The Walking Dead: A House Divided Review
As the second season of Telltale’s The Walking Dead began, it had a tough act to follow. Premiering last December, the first episode delivered a solid outing, but failed to capture the magic of what made 2012’s journey so great. While Clementine serves as a solid replacement for the controllable protagonist, All That Remains spent a lot of time trying to sever ties to season one and get Clementine set up for season two. However, because the first episode took its time to establish a new cast and setting, the second episode, A House Divided, can start raising the stakes and give players the rock-and-a-hard-place feeling the series is known for.
While the lead writers of the first season, Sean Vanaman and Jake Rodkin, have left Telltale, the series seems to be in quite capable hands. The writing hasn’t missed a beat and A House Divided is filled with fantastic dialogue. Many of the characters introduce in the last episode are beginning to flesh out, quickly becoming indispensable. Like so many characters we have come to know in our time with The Walking Dead, each of your new crew have depth and history, for better or worse. You feel for the people who let you down, you get angry with those who betray your trust. The finale of season one and the premier of season two spent so much time tying up one story and beginning another, it has been a while since we have been able to settle with a group of characters and get to know them. It feels fantastic to do so again.
One of the best parts about having a group to interact with is how decisions start to have weight. A House Divided plays on its title, forcing the players to choose between the interests of two factions. It is not heavy-handed or apparent, Telltale uses their subtlety to muddy the water, making your choices more difficult. No one is out to kill each other–well, some people are–but the choices seem extreme because the characters are so well crafted.
Throughout the episode, decisions arise that make you choose between Clementine’s past and future. The game asks questions about where you place your trust and how much you cling to friends, it is some of the more interesting choices Telltale has had players make. These decisions, like most of the one’s made, don’t define anything in the game. Like all Telltale’s efforts, you can not change the destiny of Clementine, but it allows you fill in the game with your choices that speak more about you as a player than the game itself.
The gameplay of Telltale remains the same as their previous entries. The game offers you some exploration, but is mostly concerned with moving you to the next dialogue section. There is one impressive action sequence, where Clementine’s will to survive seems to drive the gameplay in an exciting way. I wish there were more of these sections. It is starting to feel like the balance is being lost between gameplay and dialogue.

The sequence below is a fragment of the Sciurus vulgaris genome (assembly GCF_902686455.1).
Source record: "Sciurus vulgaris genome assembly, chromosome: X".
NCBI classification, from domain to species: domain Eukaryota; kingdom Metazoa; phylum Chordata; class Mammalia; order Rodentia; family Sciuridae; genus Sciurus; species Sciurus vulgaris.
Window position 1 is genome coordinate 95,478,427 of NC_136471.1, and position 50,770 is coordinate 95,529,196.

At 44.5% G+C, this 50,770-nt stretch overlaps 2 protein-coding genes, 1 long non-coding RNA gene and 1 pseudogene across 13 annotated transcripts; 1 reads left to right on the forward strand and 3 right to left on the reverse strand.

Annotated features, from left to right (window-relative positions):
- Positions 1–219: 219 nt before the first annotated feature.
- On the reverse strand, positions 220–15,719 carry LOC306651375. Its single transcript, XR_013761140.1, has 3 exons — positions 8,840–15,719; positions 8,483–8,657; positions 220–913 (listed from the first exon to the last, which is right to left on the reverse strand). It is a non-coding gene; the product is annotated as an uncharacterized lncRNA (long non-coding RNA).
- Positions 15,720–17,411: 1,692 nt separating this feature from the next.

The story offers plenty of opportunities for puzzles and exploration, especially in tense situations, but they are mostly passed over. Squandering opportunities to let players feel smart or empowered. Some of the best parts of early episodes was walking around and interacting with the world. More and more Telltale is starting to feel like interactive television. The dialogue is fun and interesting, it colors the world in a nice way, but since it really doesn’t alter the story the importance of the player can be questioned. It is unfair to dub the player, “dialogue selector and part-time action sequence passer”, it dismisses the opportunity to give the players more to do when the opportunity seems obvious.
In between the dialogue, action sequences, and the all-too-easy puzzles, The Walking Dead seems to have sorted its technical hiccups. There are still painfully long loading screens that leave you wondering if the game has crashed, but the frame rate issues and other pain points–especially during the teaser for the next episode–seem to be smoothed out. Furthermore, the game continues to improve on the first season with more refined animations and better looking character models. The bar has been set so low for Telltale in this regard, any improvement feels like a good improvement, but it is appreciated nonetheless.
The days of Macon and Lee are far behind Clementine and far behind us as players. Season two feels like its own entity and stands defiantly apart from the lineage it has so long been beholden to. Telltale’s series has always done a phenomenal job of blending the core concepts of The Walking Dead with it’s own beautiful story. It can also now boast about its ability to carry characters, plot elements, and themes from season to season, continuing to flesh out its own throughline while still maintaining that same homage to its source material. With so many balls in the air, so much expectation, it is truly impressive to see The Walking Dead maintain the high level of quality so many have come to expect from it. I still worry if the series is losing its hold on gameplay. Gameplay has never stood out in Telltale’s catalogue, but it feels like these games have spent little time trying to improve it, opting to dismiss it instead. That being said, the series continues it’s impressive string of success and leaves you with the feeling that the best is still yet to come.